Get Out Of Debt

Especially if this debt is tied to high interest rates or depreciating assets like a car. Most likely you will have student loan debt which I cover HERE. For a car and credit card, it almost always makes sense to pay off the highest interest rate first or use the debt snowball method. Once your debt is paid off, then fund a money market or savings account to cover 6 months of living expenses. This means you should have enough saved to pay for rent, food, insurance, and gas for 6 months. The reason for this account is to keep you out of debt when you hit a hard time later in life. Instead of racking up credit card debt to survive you can withdraw from your emergency fund.

Start Planning For Retirement

What?! But that’s literally 45 years away… I know, but you don’t want to have to rely on junior versions of yourselves when you’re 80. You want to feel assured that you did the right things early in life to prepare for your future and your future family. This means you need to look into your 401(k) options at work, is there a Roth option, do they match your contribution, should you open an HSA, etc. These are all questions you should ask and find the answers to before you start investing. I would suggest researching online blogs for education such as Mr. Money Moustache,  Financial Ducks in a Row and Oblivious Investor. However, it helps to have a financially savvy friend (me), family member or financial advisor (also me) that you can bounce big decisions off of.

The reason you need to invest now is because your money has the longest amount of time to grow before retirement. Early investing allows you to magnify the effects of compounding interest. Einstein allegedly said that compound interest is the 8th wonder of the world. For instance, if your money grows at 7.2% per year then every 10 years it will double in value. Which means if Grandma gave you $50,000 today and you had 40 years until retirement, that money could become $800,000 without you adding a dime to it! Click HERE for a list of islands you could buy with that money. Of course, that also means that if you wait to start investing that money 10 years from now, then it will cut that number in half to $400,000, leaving you with no island…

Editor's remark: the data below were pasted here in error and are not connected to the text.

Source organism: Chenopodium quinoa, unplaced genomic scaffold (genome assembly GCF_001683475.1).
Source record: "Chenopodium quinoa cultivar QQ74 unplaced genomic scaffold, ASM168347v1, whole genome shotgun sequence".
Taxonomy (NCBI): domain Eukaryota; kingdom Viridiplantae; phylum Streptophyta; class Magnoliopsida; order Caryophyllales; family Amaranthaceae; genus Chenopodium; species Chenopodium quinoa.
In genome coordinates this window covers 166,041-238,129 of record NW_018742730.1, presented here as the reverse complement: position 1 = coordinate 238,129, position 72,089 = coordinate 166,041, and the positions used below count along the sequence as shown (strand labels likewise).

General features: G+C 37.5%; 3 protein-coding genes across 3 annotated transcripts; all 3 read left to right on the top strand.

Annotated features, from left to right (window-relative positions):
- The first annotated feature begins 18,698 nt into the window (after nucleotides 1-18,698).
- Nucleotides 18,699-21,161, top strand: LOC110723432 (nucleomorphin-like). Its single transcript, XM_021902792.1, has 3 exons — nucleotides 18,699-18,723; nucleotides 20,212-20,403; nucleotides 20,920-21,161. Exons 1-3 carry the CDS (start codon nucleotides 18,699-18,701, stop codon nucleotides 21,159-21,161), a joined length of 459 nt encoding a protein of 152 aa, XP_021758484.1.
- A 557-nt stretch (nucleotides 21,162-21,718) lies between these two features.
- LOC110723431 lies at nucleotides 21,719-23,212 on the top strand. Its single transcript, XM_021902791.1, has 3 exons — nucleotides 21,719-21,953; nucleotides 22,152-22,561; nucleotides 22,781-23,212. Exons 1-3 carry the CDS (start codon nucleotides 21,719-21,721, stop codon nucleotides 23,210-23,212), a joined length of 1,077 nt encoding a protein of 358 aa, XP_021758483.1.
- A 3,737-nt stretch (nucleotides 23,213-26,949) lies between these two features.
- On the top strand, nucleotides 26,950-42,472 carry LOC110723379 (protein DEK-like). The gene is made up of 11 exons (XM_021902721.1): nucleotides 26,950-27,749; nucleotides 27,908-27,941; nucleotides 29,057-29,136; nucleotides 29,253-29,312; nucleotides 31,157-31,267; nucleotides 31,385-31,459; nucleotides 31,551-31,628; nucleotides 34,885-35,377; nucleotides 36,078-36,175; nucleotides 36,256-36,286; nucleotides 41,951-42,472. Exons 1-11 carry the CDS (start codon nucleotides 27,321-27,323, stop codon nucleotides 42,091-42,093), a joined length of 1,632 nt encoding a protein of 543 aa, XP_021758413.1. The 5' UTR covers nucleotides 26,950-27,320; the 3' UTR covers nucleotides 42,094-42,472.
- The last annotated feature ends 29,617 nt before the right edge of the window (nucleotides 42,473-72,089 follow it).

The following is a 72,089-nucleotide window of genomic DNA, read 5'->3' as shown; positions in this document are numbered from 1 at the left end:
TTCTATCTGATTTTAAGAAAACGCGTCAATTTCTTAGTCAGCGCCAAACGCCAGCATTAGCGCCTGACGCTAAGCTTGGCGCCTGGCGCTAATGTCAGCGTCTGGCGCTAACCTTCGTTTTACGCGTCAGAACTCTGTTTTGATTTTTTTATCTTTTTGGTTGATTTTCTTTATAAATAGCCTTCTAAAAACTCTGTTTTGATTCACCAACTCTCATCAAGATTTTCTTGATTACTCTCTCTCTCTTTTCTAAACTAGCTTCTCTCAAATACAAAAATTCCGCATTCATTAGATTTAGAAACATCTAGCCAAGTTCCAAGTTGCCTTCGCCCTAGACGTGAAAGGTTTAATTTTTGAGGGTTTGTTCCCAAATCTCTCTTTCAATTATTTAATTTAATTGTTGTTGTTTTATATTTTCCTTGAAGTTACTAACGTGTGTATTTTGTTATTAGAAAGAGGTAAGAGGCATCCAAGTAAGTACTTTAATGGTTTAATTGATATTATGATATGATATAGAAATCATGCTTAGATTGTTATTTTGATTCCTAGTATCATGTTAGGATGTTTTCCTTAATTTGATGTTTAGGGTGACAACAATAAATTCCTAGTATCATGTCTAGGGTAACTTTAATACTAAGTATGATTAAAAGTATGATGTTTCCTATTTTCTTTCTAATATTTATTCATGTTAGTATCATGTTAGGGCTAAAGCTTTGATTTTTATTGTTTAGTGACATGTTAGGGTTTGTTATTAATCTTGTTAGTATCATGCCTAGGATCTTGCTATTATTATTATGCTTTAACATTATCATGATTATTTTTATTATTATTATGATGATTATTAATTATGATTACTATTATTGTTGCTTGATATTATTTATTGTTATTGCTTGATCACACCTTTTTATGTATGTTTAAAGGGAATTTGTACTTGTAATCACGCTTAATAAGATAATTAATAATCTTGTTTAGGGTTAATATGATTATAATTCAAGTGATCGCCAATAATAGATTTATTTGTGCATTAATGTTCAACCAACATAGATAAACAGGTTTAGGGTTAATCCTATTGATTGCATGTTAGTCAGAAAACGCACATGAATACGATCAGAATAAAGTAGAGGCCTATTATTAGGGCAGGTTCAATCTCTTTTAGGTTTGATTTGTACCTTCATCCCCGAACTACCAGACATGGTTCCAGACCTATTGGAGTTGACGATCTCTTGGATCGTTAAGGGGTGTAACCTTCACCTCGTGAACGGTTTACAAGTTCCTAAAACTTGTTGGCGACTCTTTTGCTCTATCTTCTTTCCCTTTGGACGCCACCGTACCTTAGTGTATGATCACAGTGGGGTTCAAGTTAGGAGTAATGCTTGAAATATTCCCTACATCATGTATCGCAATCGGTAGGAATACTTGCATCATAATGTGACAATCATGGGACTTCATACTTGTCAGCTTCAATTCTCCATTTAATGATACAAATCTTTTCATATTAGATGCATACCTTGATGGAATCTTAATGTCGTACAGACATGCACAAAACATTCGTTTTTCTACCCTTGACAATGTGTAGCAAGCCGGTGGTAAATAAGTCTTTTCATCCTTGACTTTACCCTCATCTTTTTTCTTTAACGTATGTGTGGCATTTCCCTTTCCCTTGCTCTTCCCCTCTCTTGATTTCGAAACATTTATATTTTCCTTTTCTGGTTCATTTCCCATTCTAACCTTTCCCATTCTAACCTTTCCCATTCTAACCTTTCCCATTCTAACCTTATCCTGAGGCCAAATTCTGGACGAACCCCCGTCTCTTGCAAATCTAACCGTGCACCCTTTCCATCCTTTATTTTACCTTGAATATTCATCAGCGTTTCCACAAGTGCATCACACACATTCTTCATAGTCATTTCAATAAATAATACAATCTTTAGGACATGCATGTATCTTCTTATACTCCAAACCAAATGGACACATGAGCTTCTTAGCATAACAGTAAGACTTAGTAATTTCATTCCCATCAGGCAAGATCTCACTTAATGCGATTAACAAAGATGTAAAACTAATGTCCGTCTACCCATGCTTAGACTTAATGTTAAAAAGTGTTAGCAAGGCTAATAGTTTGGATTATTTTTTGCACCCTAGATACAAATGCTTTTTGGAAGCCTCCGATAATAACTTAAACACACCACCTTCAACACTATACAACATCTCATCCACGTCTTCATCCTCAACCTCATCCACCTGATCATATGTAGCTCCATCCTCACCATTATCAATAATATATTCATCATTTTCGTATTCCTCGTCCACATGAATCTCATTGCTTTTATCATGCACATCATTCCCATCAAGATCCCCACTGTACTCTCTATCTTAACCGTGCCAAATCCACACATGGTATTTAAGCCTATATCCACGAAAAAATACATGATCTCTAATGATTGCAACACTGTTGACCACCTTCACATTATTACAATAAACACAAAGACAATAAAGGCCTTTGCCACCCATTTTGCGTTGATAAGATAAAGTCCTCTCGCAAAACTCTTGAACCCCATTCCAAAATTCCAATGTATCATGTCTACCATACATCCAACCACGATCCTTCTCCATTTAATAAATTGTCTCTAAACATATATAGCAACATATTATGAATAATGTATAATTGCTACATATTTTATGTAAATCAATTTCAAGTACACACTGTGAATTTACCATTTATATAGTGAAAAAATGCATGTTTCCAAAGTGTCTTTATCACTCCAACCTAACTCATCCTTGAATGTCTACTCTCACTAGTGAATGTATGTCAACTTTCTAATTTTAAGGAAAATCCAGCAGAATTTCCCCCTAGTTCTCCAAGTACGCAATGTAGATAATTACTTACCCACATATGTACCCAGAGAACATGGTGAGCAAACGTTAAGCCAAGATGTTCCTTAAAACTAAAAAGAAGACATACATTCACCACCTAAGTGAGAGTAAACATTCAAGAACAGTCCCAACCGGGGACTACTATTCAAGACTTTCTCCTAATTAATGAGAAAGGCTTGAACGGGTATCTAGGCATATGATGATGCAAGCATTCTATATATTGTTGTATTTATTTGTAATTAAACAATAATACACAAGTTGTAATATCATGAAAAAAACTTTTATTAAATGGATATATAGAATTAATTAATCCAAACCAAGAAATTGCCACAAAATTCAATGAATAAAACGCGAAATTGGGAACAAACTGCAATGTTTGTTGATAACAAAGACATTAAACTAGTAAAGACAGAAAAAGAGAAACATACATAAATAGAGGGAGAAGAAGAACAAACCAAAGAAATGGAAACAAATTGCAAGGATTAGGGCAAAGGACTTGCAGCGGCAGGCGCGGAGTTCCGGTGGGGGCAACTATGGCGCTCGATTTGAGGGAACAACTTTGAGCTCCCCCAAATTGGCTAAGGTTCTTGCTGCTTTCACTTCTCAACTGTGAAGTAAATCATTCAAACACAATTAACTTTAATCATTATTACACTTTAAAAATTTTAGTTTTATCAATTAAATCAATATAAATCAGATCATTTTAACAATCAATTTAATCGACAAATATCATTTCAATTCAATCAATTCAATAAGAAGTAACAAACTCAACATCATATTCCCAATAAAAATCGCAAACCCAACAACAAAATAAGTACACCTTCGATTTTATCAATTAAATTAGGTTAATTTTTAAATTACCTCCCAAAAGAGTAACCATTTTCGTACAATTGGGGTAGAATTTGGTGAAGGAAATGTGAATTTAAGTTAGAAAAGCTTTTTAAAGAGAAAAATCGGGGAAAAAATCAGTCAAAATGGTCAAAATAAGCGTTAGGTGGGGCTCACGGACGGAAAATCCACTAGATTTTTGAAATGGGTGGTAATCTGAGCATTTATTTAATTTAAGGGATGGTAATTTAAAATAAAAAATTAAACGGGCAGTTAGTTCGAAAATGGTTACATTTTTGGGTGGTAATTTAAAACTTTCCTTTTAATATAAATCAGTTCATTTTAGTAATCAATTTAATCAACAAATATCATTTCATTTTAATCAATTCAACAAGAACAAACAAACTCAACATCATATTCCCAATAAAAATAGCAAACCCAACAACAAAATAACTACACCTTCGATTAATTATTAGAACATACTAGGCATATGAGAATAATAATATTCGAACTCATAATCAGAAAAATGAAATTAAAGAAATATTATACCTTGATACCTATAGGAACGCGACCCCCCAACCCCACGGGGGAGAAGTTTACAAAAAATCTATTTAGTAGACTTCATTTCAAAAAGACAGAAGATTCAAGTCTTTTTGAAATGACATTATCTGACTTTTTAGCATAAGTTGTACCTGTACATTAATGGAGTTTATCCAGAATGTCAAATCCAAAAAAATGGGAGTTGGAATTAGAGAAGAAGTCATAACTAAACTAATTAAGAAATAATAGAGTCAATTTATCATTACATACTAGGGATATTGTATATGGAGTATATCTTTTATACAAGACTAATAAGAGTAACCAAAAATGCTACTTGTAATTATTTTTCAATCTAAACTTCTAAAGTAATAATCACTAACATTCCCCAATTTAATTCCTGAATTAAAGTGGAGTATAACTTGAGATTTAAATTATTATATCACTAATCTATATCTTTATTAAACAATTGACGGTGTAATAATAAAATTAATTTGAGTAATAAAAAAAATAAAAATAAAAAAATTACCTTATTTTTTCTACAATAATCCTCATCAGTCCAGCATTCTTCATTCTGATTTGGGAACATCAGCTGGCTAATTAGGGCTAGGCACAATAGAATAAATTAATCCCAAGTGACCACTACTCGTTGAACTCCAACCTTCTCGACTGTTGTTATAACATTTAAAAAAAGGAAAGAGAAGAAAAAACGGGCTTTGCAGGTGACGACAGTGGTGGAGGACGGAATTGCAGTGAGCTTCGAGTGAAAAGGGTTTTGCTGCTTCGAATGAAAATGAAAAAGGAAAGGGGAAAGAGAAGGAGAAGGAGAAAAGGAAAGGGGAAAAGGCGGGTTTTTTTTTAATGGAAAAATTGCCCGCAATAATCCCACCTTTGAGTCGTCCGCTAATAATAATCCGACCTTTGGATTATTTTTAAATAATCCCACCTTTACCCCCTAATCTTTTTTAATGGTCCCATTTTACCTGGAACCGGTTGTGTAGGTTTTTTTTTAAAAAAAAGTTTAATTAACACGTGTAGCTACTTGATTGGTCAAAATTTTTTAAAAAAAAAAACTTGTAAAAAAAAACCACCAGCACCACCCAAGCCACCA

Insurance

You need to have one question in mind when considering insurance. Can I afford to lose this? If you can’t afford to lose everything in your house then renters insurance is a good idea. Your most valuable asset after graduation is your future earnings potential. You can’t afford to lose your future earnings potential, therefore, you should purchase a long term disability insurance policy. If you don’t have any debt or a family then you don’t need life insurance, this seems obvious but trust me, people have made this mistake plenty of times. You should have health insurance which is most likely provided through work, if it isn’t, you can look up a cost effective provider by clicking HERE. Side note, you can mooch your parents’ health and dental insurance until you’re 26. Dental insurance often isn’t necessary as the cost to benefit is a wash and an HSA account can be used instead. On the whole, be patient before signing up for any insurance policies. You must read the fine print and price shop because you most likely won’t change your mind once a policy is selected. Small decisions here can save you a lot of money when it comes time to call in a claim.